estate and personal papers of the Cowper family
By Sue Flood
The Panshanger Archive is the largest individual collection of documents cared for by Hertfordshire Archives. It contains the estate and personal papers of the Cowper family, later Earls Cowper, and their descendants the Grenfells, dating from 1309 to 1955 [Ref: DE/P]
This beautiful volume measuring 9 inches by 11 inches (23cm x 28cm) is bound in red morocco leather with silver clasps and contains a survey of the Hertfordshire Estate belonging to Peter Leopold Louis Francis Cowper, 5th Earl Cowper, undertaken in 1810. It is not clear why a survey of this depth was undertaken at this time as the earl had inherited the estate in 1799 on the death of his brother, the 4th Earl, and he continued to hold it until his own death in 1837. However, a complete survey of the estate cottages was also undertaken in 1810 [Ref: DE/P/E245] with the purpose of discovering what repairs, if any, were needed, so it could have been drawn up because of a general intention to audit all the properties owned by the Earl at this time. The binding is a little scratched and worn but inside there is evidence that it continued to be used in the Earl’s estate office until much later in the nineteenth century as notes have been added and alterations made to the text.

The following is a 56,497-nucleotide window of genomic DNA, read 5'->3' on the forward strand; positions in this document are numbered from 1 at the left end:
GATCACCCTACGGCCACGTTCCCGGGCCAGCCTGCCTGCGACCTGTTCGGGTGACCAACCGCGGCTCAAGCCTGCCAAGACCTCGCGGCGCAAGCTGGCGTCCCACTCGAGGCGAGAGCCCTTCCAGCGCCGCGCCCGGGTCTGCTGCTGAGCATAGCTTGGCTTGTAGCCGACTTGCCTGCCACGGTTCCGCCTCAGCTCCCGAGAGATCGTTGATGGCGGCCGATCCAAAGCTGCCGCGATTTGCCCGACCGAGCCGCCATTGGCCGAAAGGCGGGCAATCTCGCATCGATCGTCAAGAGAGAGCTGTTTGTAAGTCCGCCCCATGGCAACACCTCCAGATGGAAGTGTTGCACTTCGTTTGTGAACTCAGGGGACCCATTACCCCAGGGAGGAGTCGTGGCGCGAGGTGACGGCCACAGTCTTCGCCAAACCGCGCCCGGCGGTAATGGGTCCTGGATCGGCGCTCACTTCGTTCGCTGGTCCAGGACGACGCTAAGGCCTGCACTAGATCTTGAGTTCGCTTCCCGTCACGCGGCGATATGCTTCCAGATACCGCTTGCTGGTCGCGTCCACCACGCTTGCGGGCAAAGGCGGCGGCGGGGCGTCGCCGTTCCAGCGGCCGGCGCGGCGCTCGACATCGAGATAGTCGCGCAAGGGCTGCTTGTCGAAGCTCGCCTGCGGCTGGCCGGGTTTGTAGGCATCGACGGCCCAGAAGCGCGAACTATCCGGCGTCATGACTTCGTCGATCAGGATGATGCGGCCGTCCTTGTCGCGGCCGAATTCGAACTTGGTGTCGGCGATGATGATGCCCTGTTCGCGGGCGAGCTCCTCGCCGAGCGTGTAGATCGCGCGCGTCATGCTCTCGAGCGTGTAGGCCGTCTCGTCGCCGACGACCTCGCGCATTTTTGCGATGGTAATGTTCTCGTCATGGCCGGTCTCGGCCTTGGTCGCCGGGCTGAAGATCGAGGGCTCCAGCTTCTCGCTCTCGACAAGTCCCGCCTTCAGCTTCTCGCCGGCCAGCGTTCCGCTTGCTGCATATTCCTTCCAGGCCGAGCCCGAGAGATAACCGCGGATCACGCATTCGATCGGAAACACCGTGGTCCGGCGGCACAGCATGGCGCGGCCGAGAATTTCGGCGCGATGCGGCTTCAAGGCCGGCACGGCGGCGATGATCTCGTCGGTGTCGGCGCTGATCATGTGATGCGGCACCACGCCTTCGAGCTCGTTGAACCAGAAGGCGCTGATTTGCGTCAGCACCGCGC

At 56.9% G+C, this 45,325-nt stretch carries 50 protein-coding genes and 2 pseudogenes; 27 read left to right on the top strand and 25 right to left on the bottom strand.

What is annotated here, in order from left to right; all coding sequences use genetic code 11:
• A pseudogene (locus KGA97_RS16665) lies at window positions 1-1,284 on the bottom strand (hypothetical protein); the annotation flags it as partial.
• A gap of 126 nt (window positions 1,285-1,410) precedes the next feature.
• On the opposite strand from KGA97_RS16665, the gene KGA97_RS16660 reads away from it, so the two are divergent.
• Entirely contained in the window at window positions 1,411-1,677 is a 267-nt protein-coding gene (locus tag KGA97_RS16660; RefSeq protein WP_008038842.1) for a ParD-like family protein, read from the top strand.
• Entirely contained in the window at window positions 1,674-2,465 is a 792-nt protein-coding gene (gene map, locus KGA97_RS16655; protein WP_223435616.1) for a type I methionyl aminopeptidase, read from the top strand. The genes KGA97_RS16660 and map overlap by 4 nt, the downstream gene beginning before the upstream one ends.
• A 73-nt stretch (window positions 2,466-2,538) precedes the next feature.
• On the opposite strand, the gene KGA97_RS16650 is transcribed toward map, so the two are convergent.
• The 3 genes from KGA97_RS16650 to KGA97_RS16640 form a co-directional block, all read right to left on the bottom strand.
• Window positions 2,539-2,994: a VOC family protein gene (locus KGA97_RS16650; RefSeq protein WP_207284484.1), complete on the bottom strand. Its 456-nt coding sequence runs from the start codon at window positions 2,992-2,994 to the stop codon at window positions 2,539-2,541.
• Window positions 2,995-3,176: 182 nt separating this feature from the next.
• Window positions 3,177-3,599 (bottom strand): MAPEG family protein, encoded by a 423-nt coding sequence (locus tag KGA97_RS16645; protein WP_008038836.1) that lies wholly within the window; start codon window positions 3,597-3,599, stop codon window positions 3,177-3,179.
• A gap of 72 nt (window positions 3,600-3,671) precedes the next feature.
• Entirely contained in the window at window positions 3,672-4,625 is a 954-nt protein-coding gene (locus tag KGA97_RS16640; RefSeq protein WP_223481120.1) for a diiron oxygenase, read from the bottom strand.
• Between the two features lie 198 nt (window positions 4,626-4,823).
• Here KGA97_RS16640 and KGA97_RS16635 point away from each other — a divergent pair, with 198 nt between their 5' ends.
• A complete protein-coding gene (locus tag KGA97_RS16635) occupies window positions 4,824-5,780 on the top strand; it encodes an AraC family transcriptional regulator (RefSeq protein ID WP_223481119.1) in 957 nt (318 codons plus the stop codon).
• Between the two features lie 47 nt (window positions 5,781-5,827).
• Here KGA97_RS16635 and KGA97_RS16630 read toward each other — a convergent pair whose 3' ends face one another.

The Hertfordshire Estate of Earl Cowper in 1810 consisted of just over 6,000 acres centred on the parishes of Hertingfordbury, Digswell, Tewin and Hertford, St Andrew. Properties in the survey include the larger mansions of Tewin Water, Digswell Park, and Tewin Bury and cottages and buildings of all kinds in Hertford, and the villages of Digswell, Hertingfordbury and Tewin. In addition other areas include, Attimore Hall, Stanborough Farm, Handside and Sherrards Park Wood now all part of Welwyn Garden City developed from 1919 onwards. The estate was so extensive that anyone living in these areas today will find much of interest in this volume.
What makes this volume special is the exquisite series of coloured maps illustrating each individual property holding of the estate. There are 35 maps in all and each one is carefully drawn and coloured to show land use and ownership. Each plot is numbered and the maps are accompanied by a key giving the names of fields and woodlands with their acreages and names of tenants. We don’t know who drew the plans but the standard of draughtsmanship is superb.